by Kevin Meagher
‘Just exactly what has Jeremy Corbyn done during the EU referendum campaign?’ is a familiar refrain from people inside the unflinching pro-Remain Labour party.
The Labour leader is a long-time euro-sceptic and has seemed reluctant to fully immerse himself in the Remain campaign hitherto. Frankly, he adopts all the enthusiasm of a weary teacher staring at a pile of end of term marking.
But there is something authentic about his reluctance to fully devour his principles and sing the praises of an institution he has spent three decades criticising.
In a bid to maintain party unity, his concession has been to emphasise the importance of the EU in underpinning workers’ and consumers’ rights.
It’s decent enough ground for any social democrat, but Corbyn is clearly not prepared to give the full-throated endorsement of Remain that many in the party want him to.
But here’s the thing: his lack of enthusiasm is actually an asset.
Corbyn is plainly no swivel-eyed euro-enthusiast. But then again, neither are most voters.
They are pragmatists and recognise there are aspects of the EU that are important – worthy even – at the same time, though, they have big reservations about other parts.
They can like clean rivers and beaches, courtesy of the EU’s urban wastewater treatment directive, even if they don’t like the nannying and corruption of the EU.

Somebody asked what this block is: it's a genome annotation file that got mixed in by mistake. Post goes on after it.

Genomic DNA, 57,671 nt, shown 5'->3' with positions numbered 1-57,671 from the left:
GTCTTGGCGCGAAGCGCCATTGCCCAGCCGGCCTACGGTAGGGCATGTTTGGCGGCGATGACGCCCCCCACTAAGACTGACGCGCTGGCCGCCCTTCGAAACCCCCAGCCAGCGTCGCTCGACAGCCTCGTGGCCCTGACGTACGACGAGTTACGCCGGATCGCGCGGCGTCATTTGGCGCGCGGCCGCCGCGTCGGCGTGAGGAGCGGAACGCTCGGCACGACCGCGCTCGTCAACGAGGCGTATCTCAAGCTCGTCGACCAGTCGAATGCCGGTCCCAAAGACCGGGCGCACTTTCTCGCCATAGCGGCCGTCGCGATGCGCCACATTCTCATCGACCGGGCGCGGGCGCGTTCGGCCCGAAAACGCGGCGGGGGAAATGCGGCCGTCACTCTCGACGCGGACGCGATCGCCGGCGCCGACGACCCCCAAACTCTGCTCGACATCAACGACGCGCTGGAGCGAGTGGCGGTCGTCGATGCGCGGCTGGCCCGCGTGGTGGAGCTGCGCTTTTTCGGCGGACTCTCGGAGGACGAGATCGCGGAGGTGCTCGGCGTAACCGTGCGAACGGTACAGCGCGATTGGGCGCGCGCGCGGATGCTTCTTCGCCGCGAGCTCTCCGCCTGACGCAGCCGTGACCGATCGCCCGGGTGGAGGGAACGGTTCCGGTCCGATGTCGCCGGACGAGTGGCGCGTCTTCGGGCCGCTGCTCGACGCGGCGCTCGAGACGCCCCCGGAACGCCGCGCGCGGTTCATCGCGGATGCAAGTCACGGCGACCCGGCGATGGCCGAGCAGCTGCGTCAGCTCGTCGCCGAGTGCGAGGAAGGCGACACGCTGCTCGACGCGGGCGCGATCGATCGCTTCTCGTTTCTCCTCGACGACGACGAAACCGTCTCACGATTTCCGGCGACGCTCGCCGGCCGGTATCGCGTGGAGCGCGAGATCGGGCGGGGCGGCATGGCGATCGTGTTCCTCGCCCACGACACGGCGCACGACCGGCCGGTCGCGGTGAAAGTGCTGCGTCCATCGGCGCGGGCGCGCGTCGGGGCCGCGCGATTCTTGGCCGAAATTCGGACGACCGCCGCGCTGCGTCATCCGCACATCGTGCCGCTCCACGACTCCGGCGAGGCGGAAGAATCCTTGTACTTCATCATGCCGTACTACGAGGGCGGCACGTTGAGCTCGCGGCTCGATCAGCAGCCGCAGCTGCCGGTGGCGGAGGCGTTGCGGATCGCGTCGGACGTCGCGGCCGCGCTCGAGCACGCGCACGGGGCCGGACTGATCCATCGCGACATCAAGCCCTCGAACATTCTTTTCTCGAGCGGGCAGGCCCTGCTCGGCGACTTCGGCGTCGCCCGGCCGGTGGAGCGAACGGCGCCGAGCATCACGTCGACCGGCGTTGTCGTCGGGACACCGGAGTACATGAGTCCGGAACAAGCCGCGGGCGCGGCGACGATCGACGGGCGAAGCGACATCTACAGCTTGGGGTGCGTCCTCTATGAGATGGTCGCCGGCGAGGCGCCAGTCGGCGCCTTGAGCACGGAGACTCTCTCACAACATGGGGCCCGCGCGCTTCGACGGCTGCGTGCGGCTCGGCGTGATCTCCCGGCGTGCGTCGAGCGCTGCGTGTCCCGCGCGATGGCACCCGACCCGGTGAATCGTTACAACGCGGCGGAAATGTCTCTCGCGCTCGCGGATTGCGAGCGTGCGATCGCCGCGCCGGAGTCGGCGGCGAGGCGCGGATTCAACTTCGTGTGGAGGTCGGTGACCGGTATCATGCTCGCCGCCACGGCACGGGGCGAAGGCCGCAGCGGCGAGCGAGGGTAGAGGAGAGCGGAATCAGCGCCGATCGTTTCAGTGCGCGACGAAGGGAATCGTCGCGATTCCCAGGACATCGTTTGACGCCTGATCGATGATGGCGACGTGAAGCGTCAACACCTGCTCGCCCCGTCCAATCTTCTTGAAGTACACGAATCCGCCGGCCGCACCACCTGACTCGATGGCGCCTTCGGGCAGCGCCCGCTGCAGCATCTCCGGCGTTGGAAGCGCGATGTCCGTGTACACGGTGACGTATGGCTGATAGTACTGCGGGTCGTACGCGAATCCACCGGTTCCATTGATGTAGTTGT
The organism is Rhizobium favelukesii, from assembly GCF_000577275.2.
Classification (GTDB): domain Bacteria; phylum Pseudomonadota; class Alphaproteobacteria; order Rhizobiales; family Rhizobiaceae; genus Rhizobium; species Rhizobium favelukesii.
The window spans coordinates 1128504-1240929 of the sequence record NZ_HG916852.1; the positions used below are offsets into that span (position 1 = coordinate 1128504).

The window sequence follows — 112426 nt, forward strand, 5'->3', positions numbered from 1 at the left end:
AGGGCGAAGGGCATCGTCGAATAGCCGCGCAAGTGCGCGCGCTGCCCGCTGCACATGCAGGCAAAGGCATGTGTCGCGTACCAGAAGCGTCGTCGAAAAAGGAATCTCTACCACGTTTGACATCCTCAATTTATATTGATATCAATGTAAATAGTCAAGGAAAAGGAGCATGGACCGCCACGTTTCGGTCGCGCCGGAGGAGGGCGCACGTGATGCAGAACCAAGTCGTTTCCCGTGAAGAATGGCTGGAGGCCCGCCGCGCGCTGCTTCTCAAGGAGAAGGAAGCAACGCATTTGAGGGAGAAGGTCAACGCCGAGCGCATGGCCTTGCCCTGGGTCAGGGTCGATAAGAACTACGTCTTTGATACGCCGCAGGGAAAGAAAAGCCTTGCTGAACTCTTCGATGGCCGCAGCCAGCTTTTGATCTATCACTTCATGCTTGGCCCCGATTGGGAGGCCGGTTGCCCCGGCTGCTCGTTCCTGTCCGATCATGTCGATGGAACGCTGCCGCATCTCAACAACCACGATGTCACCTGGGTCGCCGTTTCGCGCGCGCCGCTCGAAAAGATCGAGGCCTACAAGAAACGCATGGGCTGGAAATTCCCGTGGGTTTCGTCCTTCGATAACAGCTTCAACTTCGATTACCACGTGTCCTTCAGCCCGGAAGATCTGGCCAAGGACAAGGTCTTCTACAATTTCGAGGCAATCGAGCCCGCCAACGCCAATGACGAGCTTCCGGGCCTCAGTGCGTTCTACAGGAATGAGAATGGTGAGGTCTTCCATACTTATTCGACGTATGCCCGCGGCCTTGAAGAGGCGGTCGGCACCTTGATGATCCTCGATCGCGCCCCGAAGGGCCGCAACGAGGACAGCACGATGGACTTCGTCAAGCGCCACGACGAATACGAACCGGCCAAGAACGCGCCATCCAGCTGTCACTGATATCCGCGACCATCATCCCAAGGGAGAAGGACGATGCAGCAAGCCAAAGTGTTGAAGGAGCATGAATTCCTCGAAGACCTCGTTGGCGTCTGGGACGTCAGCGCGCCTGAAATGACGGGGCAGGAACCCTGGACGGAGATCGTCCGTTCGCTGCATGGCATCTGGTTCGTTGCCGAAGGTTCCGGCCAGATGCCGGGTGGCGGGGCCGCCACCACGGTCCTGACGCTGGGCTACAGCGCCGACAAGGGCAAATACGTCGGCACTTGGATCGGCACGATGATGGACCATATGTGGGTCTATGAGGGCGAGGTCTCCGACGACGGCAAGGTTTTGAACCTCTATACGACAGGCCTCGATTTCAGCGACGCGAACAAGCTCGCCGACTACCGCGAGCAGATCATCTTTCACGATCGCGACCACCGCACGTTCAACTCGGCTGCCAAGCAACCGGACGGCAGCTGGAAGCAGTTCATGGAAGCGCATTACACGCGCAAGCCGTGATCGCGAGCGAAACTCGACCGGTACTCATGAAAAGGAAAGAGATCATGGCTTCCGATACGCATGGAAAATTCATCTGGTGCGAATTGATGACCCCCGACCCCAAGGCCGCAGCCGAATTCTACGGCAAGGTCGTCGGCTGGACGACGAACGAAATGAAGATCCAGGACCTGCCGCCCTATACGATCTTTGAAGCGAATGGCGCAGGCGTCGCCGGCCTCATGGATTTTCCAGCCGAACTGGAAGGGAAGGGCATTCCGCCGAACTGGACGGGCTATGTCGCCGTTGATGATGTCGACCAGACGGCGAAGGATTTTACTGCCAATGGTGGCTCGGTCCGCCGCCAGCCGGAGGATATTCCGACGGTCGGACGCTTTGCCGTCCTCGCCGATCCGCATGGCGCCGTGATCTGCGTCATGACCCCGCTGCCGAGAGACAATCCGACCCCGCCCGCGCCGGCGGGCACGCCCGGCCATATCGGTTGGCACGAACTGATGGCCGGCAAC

They can value the ease with which travellers can get around Europe, even if they hate mass migration.
This is now the nub of this referendum campaign. Many voters’ final decision will come down to whether its head or heart that wins out.
After weeks of puerile and increasingly desperate scares and smear by the Remain campaign, it’s clear that public opinion has now hardened and their approach is simply not capable of sealing the deal with the electorate and winning this referendum.
As jaded voters weary of lunatic politicians predicting economic Armageddon chaos and war, Corbyn encapsulate the nuances and doubts that speak to real people.
This is the point in the referendum campaign where he is most potent.
As he proved in the Labour leadership election last year, Jeremy Corbyn can reach parts of the electorate that other politicians can’t.
On 20 June, Corbyn will face a grilling from an audience of young people on Sky News.
Just three days before polling day, it will be one of the last big interventions by a national politician and is certainly the last best chance to enthuse young voters, who, while disproportionately backing Remain, are less likely to turn out and are perhaps most mistrustful of politicians.
How ironic if it’s Jeremy Corbyn, the Bennite Eurosceptic, who saves this referendum and gets Remain across the line.
Kevin Meagher is associate editor of Uncut